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End-of-Year Lawn Care Tips

End-of-Year Lawn Care Tips

Falling leaves and cooling temperatures convince many gardeners to hang up their gloves for the season. But even into the later fall months, there are opportunities to stay active in the yard while sprucing up the lawn and garden beds.

One benefit is appearance: Fall cleanup tasks can help your yard look neater heading into the winter months. Better yet, these tasks can help add nutrients to the soil, which may contribute to a healthier lawn and vegetation in the spring. Here are a few simple end-of-year lawn maintenance items you can complete in the later fall months and the benefits they provide.

Four End-of-Season Fall Lawn Care Tips:

  1. Prune trees and shrubs. Once trees and shrubs have gone dormant in the fall, and trees have dropped their leaves, most can be pruned as a way to improve their shape and appearance. Fall is also a good time to trim or prune dead, diseased or damaged branches, or any branches that pose a danger. You can also prune crossed branches, upright shoots on trunks, or shoots that have developed in low areas or at the ground. When pruning shrubs and trees in fall, it’s best to prune only on sunny, dry days, as this helps to prevent disease and also allows the cut area to heal faster. One plant that should not be pruned in the fall, however, is hydrangea, as most varieties bloom on past growth.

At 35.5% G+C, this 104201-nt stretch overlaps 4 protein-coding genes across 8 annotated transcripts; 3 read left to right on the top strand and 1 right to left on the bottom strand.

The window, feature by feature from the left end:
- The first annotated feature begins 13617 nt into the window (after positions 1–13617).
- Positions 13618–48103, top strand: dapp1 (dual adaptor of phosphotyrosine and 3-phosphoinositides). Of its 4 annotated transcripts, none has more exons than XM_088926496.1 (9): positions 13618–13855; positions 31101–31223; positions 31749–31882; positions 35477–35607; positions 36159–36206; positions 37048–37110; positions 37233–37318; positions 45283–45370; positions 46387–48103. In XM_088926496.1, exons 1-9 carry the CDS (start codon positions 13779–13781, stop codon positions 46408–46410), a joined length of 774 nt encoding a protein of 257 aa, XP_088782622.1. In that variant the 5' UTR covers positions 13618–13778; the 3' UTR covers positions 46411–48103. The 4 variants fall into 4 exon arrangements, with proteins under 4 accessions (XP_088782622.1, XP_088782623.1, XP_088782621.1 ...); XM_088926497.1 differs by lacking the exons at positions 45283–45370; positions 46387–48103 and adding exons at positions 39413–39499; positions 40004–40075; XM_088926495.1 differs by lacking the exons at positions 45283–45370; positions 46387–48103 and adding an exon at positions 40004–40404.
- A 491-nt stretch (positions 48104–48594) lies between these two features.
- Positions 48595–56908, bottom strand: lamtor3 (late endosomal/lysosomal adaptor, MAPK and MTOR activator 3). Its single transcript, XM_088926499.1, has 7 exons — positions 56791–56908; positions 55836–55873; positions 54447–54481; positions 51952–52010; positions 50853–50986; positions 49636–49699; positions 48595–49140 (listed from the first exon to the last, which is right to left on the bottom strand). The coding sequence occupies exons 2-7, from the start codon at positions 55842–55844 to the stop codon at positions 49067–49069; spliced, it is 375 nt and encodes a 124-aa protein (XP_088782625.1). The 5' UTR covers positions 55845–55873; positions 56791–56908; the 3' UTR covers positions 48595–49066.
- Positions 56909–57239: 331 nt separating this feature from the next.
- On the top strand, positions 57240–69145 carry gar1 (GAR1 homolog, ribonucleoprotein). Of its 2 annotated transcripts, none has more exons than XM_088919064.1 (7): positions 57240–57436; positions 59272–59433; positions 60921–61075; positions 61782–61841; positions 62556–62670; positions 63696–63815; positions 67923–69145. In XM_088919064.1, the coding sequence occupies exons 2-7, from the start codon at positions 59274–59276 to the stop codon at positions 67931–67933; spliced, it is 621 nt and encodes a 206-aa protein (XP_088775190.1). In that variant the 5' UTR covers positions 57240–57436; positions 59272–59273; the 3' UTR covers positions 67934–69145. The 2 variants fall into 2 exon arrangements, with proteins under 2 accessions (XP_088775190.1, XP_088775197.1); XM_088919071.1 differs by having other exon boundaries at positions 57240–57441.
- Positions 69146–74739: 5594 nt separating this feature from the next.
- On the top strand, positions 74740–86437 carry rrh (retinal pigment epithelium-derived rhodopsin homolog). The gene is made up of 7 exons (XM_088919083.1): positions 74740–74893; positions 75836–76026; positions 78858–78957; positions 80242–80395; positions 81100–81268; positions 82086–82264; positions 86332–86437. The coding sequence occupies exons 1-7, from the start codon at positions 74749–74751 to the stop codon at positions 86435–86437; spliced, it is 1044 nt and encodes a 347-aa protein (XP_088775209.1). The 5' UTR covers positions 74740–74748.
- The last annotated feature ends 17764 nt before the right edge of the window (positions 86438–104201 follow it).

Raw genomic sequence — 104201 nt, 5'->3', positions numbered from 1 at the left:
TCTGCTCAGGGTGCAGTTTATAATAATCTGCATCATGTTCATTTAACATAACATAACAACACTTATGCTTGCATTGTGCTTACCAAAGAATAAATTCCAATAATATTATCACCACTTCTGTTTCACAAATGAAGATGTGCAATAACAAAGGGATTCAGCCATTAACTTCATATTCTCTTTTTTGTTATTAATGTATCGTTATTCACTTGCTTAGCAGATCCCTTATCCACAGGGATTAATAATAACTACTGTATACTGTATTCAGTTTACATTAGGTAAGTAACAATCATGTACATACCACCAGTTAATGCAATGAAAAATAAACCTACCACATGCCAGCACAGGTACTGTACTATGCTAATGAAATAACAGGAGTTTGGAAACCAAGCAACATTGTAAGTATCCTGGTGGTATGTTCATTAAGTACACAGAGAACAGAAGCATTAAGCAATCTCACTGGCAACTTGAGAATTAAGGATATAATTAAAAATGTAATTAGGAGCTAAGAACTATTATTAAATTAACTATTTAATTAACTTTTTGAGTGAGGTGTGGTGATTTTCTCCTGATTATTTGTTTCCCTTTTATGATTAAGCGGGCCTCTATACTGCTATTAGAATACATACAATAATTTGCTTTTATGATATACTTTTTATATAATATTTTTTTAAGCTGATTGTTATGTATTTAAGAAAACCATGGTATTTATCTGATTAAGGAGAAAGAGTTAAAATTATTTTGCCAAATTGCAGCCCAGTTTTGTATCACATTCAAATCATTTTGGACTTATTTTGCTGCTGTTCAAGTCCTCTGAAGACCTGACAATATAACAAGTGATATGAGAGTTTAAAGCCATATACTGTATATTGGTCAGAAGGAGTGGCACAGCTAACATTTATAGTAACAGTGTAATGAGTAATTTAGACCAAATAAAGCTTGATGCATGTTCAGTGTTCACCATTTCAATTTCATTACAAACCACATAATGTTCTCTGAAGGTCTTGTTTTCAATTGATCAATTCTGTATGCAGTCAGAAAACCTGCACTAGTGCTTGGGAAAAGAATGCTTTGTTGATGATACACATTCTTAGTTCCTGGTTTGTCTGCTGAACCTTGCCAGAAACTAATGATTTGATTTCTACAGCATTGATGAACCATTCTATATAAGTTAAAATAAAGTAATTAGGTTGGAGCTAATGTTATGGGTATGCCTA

2. Aerate the lawn. It’s a good idea to aerate your lawn every one to three years to reduce soil compaction, which makes it difficult for air, water and nutrients to reach grass roots. Aerating also promotes deeper root growth, which makes your lawn thicker and less vulnerable to drought. If you’re unsure whether to aerate your lawn, simply dig up a small square of grass from your lawn and look for signs of thatch; check to see if grass roots are well-established – meaning deeper than 2 inches into the soil. When aerating, it’s recommended to use a core aerator rather than a spike aerator, since it removes pieces of soil versus punching holes into the ground, which may contribute to additional soil compaction. The fall is a good time to aerate, as this is a period when encouraging oxygen, water and fertilizer to nourish the root system, rather than the foliage, can help to make the lawn more resilient.
  3. Fertilize your lawn. The fall is an ideal time to fertilize your lawn to help provide nutrients and encourage a stronger root system. Apply a slow-release formula during late fall and after aerating, using a walk-behind spreader for best results. This also helps to ensure an even application. Be sure to distribute fertilizer evenly, as over-fertilization can be damaging and cause fertilizer burn.
  4. Clean up leaves and debris from the lawn and garden beds. Tidy up your lawn and garden beds by raking leaves – or mulching them with your grass clippings during a final mow. But, if you have an excessive amount of leaves, it’s best to rake or blow them from the lawn rather than mulching them and allowing them to remain there. This is also a good time to remove fallen leaves from flower beds, shrubs and areas with groundcover. You can use the chopped leaves as mulch around plants, or layer them between planting rows in the vegetable garden. You may also want to protect bulb plants and perennials, or any that are susceptible to the cold, with a layer of mulch or compost.

Tackling these end-of-year fall lawn maintenance tasks will not only help your yard to have a neater appearance during the fall and winter season, but can also help your yard and garden beds withstand colder temperatures and spring back to life in the months to come.